Saturday, January 29, 2011

And in Related News...

Staring at women's boobs makes them worse at math.
...Gervais and her colleagues trained research assistants to do a quick up-and-down look at a person's body and to train their gaze at the other person's chest for a consistent period of a few seconds during conversations. It was harder than it sounds, Gervais said.

"For people that are doing this — even the men who are presumably doing this pretty frequently — actually having to slow down and do it is pretty hard," Gervais said. It was also somewhat awkward, she added ...The volunteers were told the study was about teamwork. After this briefing, each volunteer was assigned to an opposite-sex partner — actually a trained research assistant posing as another volunteer.

The research assistants then gave the real volunteers a five-question interview, ostensibly as part of the teamwork exercise. In some cases, the assistant started the interview by gazing from the volunteer's head to waist and back again, and then stared at the volunteer's chest for a few seconds between some questions. (Although the chest is a more sensitive area for women, men are becoming increasingly self-conscious about chest muscularity, the researchers explained.) In other cases, the assistant simply made eye contact. The volunteers then had 10 minutes to complete 12 math problems.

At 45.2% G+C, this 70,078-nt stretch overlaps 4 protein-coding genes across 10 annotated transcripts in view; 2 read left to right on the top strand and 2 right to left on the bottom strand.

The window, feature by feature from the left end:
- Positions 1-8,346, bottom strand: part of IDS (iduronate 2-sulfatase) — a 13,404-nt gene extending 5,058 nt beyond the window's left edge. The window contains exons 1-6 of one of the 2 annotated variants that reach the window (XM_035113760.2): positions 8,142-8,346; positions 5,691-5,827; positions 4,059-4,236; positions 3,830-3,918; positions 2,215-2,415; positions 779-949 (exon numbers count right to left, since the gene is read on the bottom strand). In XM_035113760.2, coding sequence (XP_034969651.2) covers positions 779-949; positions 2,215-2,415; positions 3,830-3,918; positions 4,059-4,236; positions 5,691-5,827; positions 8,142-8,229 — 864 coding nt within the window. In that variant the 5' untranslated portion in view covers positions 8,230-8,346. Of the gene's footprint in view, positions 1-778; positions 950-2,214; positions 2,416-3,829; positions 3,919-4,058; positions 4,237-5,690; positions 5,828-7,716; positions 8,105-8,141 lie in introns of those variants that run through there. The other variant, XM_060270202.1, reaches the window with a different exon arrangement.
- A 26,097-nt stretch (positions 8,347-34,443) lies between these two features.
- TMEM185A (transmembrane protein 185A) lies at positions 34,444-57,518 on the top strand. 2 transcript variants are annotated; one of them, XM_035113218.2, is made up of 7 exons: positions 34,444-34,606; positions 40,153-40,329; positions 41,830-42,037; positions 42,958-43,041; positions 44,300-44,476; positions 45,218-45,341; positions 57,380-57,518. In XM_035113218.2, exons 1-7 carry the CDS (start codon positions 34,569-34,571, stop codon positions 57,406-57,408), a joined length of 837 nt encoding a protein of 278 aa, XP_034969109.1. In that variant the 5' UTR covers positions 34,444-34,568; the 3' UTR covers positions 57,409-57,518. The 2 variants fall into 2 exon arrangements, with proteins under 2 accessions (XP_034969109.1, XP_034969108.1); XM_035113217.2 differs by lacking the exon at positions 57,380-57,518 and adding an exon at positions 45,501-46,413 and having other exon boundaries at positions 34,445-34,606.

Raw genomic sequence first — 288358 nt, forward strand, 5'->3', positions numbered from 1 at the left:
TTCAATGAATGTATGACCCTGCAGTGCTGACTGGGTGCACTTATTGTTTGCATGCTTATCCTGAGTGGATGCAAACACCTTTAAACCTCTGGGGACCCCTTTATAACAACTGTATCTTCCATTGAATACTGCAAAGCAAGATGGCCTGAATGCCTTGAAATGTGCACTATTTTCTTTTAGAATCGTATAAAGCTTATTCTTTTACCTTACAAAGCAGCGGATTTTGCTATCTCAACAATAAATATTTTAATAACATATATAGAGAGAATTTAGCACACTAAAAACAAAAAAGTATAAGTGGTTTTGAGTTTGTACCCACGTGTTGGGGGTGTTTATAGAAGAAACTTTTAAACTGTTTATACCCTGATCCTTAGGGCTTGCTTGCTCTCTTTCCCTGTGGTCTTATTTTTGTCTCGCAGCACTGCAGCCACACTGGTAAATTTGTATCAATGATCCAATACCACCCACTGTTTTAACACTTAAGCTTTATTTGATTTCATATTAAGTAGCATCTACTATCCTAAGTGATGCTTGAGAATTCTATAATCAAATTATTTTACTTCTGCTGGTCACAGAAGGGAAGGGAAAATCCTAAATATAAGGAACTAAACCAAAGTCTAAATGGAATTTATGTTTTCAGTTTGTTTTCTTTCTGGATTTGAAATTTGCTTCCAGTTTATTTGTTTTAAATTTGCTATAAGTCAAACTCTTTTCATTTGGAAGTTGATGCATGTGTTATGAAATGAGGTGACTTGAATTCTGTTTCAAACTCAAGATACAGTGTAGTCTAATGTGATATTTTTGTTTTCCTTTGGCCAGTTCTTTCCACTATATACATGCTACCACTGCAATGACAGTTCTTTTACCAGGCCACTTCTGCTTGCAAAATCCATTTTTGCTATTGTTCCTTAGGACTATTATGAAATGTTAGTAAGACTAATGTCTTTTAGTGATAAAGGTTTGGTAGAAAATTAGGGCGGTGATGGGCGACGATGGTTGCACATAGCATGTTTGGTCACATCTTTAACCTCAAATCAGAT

Tough work, but somebody has to do it.  I never got a cushy job like that in college.
The results revealed that men’s scores were not affected whether or not they got an objectifying glance from a woman before the math test. But women whose male partners objectified them scored lower than those whose partners didn't gaze at their bodies. The non-objectified women scored an average of 6 out of 12 questions correct, while objectified women scored an average of just under 5.
John Kerry objectifying women
"Objectified" vs. "Non-Objectified."  I think we see this authors lack of objectivity shining through.  Anyway, this must be because the women were flustered by the unwanted attention, right?
Bad math scores notwithstanding, the ogled women were more likely than the non-ogled women to say they wanted to interact with their partners more.
Nope, they were being distracted by a possible opportunity...

Important follow up research needed: As women's breasts expand, are their math scores dropping?  Are math scores and breast sizes inversely correlated?
John Kerry picture found at this tribute to ogling...

No comments:

Post a Comment